Since 1971 Australian poet Pam Brown has published many books and chapbooks including Text thing (Little Esther Books, 2002), Dear Deliria and True Thoughts - both from Salt Publishing in 2003 and 2008 respectively. She has also written for film and theatre. She collaborated with Seattle-based Egyptian poet Maged Zaher on a collection of poems called farout library software published by Tinfish Press in 2007. Her next book Authentic Local is due from Papertiger Media in 2010. An e-book of poems, the meh of z z z z , was published by Ahadada Books in 2010 and is freely available here - http://www.ahadadabooks.com/content/view/199/43/
Pam Brown has earned a living variously and, until recently, spent many years thoroughly absorbed in the processes of classification and archiving at a sciences library at the University of Sydney.
For five years, from 1997 until 2002, she was the poetry editor of the Australian literary quarterly Overland and currently co-edits Jacket magazine. She is also associated with HOW2 and Fulcrum magazines. Born in Seymour Victoria, in her imagination Pam Brown lives in Hellbourg, La Réunion, in real life she is currently doing time in Blackheath, in the Blue Mountains west of Sydney.
1 - How did your first book change your life? How does your most recent work compare to your previous? How does it feel different?
My first book was printed at night, clandestinely, on paper and card offcuts at an offset printery where a friend worked during the day. It was an after-hours ‘underground’ publication. It was 1971, in Melbourne. The book, ‘Sureblock’, was anti-copyright - ‘if anyone wants these poems use them’, said the flyleaf. And they were used - two films were made from poems about a couple of female outlaws and poems turned up in womens’ liberation newspapers and other magazines.
It changed my life in that publication meant that I met more artists, filmmakers, and other countercultural people than I already knew. I was also invited to read poems in public for the first time. So I suppose that was formative.
The poetry changes as the poet does. Some might call it ‘development’ or maybe you just become more practiced as the years roll on.
On reflection, and without trying to be, I’ve been a different person each decade of my life. I think that’s natural. So the poetry evolves alongside everything else.
2 - How did you come to poetry first, as opposed to, say, fiction or non-fiction?
I knew about poetry from my paternal great-uncle with whom I lived as a small child. He read Ralph Waldo Emerson. And from my maternal grandfather who owned an advertising agency and liked modernism. I was attracted to poetry at high school and then I began to read beyond the curriculum. I also liked song lyrics and wrote songs.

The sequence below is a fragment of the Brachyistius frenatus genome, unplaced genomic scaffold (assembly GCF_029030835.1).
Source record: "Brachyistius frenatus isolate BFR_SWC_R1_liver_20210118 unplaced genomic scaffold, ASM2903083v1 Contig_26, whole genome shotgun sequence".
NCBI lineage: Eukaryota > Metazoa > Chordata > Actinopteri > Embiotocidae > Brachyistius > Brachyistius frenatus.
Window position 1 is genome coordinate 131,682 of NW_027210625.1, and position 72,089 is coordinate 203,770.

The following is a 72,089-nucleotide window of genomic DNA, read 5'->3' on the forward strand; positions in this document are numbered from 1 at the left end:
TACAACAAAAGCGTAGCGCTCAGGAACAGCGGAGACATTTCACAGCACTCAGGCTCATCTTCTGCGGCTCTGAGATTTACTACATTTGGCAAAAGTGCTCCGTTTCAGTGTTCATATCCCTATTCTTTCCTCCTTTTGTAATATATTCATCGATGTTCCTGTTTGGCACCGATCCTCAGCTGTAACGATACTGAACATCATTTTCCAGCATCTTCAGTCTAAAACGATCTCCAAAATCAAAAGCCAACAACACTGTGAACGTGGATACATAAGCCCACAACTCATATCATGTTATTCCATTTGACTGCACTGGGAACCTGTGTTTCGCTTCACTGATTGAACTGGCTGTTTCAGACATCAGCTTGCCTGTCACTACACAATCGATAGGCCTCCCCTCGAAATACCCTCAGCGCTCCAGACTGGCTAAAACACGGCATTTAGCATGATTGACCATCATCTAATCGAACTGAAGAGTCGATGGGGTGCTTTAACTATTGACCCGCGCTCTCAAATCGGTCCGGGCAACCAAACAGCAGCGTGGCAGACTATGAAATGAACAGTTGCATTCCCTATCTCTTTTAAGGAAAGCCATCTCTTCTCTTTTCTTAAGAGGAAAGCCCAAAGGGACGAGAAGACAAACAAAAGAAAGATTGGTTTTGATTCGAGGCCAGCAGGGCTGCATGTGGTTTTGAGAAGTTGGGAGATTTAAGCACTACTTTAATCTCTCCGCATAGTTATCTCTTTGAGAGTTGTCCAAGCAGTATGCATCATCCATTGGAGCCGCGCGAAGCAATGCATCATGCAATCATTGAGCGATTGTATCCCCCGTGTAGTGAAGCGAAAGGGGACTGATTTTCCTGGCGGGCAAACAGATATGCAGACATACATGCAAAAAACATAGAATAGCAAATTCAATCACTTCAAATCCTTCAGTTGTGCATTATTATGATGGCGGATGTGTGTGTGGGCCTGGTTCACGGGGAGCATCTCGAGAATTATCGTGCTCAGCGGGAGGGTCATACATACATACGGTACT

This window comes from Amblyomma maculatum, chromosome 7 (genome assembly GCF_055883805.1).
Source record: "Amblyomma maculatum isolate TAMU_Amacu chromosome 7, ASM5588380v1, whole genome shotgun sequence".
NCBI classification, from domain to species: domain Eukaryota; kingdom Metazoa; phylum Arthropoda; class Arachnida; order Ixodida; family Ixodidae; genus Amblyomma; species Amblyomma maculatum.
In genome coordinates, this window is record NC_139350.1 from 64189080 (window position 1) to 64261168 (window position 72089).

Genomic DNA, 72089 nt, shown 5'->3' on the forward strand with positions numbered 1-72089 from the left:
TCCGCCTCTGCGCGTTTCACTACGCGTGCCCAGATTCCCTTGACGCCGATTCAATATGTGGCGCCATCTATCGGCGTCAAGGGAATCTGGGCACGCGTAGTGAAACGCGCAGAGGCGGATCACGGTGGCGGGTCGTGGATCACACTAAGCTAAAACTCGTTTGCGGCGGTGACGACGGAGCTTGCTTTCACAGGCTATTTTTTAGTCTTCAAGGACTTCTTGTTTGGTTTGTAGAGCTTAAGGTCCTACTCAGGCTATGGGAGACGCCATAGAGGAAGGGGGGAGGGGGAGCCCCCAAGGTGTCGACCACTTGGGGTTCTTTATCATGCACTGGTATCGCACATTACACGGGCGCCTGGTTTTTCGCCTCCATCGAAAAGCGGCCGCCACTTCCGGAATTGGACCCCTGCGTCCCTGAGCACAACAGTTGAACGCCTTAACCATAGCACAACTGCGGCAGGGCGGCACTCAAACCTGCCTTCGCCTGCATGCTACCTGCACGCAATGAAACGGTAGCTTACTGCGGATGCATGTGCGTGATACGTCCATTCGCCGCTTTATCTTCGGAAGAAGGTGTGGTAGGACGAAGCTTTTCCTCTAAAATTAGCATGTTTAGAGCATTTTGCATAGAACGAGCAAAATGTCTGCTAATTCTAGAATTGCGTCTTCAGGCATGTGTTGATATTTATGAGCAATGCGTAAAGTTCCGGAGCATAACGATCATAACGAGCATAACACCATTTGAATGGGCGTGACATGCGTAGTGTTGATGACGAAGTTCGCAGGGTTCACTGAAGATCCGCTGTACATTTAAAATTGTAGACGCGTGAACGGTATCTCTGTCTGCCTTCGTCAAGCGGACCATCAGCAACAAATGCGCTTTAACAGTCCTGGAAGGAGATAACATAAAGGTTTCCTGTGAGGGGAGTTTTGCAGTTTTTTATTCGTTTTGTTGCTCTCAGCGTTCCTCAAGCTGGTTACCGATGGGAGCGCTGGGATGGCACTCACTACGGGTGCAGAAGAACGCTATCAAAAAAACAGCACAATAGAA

Most fiction seemed to me to require a huge self-interest on the writer’s part. It seemed mostly autobiographical. I couldn’t imagine sustaining that degree of self-involvement for the length of a novel. I did love Dylan’s Tarantula and great, huge books like Nicolai Ostrovsky's How the Steel Was Tempered - both autobiographical - and lots of other novels, especially the existentialists, but I knew I was a poet, not a novelist.
3 - How long does it take to start any particular writing project? Does your writing initially come quickly, or is it a slow process? Do first drafts appear looking close to their final shape, or does your work come out of copious notes?
It’s a process of accretion and, yes, it starts with notes. Not copious notes, but notes nonetheless. I write much more slowly these days than I did at first, and even more slowly than I did a couple of decades ago.
4 - Where does a poem or work of prose usually begin for you? Are you an author of short pieces that end up combining into a larger project, or are you working on a "book" from the very beginning?
As I said, it begins in notes - on a scrap of paper, in a margin of a book or magazine I’m reading, on a computer file, in a notebook - and then continues. So far, I have not thought that I am writing a ‘book’ as I compile poems. I generally assemble a collection when I have a group of poems that seem ready for publication (every few years or so). I would like to do something more conceptual though - a long poem that is a ‘book’. I might yet do that.
5 - Are public readings part of or counter to your creative process? Are you the sort of writer who enjoys doing readings?